What are the best ways to judge a doctor’s qualifications for vein treatment?

My veins are in horrible shape, and I was recently told that I would need 5 different ablation procedures and 6 Sclerotherapy appointments afterwards. I had my first VNUS procedure on the greater saphenous vein, and when I returned for the follow-up ultrasound, I was informed that the vein did not close. Does this mean I should consider another doctor? I have met with one hospital-based practice and one vein clinic and I’m just not sure how to assess who is best qualified for these procedures.

Answers from doctors (8)


More About Doctor David Green, MD

Published on Jul 04, 2022

It is important to find a physician who is competent and has integrity, i.e., is treating veins that are insufficient and need to be treated. I suggest that you consult with several physicians and obtain their treatment recommendations. Every physician with whom you consult should discover the same findings and have comparable treatment recommendations. If there is a disparity in findings and recommendations between the physicians, you should seek additional guidance. Once you are certain that you have been correctly diagnosed and that the treatment plan is correct, you should choose a physician with whom you have the most confidence and comfort.

Answered by David Green, MD (View Profile)

It is important to find a physician who is competent and has integrity, i.e., is treating veins that are insufficient and need to be treated. I suggest that you consult with several physicians and obtain their treatment recommendations. Every physician with whom you consult should discover the same findings and have comparable treatment recommendations. If there is a disparity in findings and recommendations between the physicians, you should seek additional guidance. Once you are certain that you have been correctly diagnosed and that the treatment plan is correct, you should choose a physician with whom you have the most confidence and comfort.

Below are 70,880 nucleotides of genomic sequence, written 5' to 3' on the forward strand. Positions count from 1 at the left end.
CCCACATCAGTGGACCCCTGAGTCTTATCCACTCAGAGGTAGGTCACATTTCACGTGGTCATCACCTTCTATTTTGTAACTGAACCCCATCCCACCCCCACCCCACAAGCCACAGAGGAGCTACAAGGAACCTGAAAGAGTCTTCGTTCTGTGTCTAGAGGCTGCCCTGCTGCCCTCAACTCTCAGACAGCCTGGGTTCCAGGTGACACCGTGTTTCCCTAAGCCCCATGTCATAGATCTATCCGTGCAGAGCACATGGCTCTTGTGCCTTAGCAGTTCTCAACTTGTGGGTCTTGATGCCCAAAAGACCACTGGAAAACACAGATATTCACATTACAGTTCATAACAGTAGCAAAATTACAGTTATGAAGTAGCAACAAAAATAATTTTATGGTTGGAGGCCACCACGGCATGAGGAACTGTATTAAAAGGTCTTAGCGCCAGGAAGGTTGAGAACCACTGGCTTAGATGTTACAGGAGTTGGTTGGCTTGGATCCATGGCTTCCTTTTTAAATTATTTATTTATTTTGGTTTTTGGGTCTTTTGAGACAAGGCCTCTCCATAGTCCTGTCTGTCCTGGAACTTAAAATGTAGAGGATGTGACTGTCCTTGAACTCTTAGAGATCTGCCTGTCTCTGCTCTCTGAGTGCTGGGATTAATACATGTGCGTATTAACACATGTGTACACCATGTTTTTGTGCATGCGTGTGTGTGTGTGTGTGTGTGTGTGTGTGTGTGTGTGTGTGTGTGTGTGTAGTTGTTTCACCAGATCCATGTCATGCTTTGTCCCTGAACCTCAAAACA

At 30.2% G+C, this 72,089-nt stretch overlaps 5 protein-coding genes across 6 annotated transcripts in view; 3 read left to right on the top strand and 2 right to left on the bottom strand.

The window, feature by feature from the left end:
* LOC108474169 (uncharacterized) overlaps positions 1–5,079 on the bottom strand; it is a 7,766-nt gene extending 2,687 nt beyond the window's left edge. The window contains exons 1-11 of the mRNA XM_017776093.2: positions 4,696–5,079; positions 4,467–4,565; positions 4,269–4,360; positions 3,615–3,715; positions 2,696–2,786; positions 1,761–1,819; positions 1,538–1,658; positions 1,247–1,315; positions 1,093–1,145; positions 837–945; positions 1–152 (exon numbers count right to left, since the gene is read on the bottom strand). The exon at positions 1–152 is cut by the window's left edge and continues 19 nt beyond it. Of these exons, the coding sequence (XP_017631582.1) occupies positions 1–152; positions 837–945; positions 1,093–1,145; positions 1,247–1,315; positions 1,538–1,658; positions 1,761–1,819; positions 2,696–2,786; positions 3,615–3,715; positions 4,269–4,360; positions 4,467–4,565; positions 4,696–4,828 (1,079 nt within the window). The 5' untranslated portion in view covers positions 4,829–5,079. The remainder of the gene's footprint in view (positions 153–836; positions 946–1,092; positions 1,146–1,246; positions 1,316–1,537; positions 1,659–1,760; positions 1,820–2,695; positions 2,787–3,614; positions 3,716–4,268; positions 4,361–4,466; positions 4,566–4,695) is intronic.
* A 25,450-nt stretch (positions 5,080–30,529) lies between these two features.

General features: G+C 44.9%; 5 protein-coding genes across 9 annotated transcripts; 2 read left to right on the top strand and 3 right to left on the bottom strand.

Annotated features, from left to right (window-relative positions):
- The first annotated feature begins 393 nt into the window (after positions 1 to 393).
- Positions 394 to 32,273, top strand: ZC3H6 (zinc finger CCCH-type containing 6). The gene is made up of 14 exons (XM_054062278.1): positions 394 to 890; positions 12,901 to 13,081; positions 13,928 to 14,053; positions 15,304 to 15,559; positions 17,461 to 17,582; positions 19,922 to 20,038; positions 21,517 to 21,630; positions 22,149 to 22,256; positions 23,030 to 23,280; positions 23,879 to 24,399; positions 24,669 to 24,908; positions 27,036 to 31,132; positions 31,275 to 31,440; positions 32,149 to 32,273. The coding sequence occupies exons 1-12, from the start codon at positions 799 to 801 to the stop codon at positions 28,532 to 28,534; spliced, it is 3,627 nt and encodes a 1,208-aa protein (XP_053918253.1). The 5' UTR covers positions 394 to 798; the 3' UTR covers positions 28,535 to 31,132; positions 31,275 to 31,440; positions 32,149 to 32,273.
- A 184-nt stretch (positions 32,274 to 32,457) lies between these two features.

Published on Jul 11, 2012


Vein Specialties of St. Louis

Published on May 08, 2018

I would recommend a consultation with a board certified vascular trained surgeon who can perform these in his office under local anesthesia. Someone with many years of experience is advisable. We do see many people for second opinions after they were told they needed so many procedures and find they really do not.

//imgs-origin.edoctors.com/imageresizer/image/user_uploads/58x58_85-1/doctors/623_1499902138.jpg
Answered by Vein Specialties of St. Louis

I would recommend a consultation with a board certified vascular trained surgeon who can perform these in his office under local anesthesia. Someone with many years of experience is advisable. We do see many people for second opinions after they were told they needed so many procedures and find they really do not.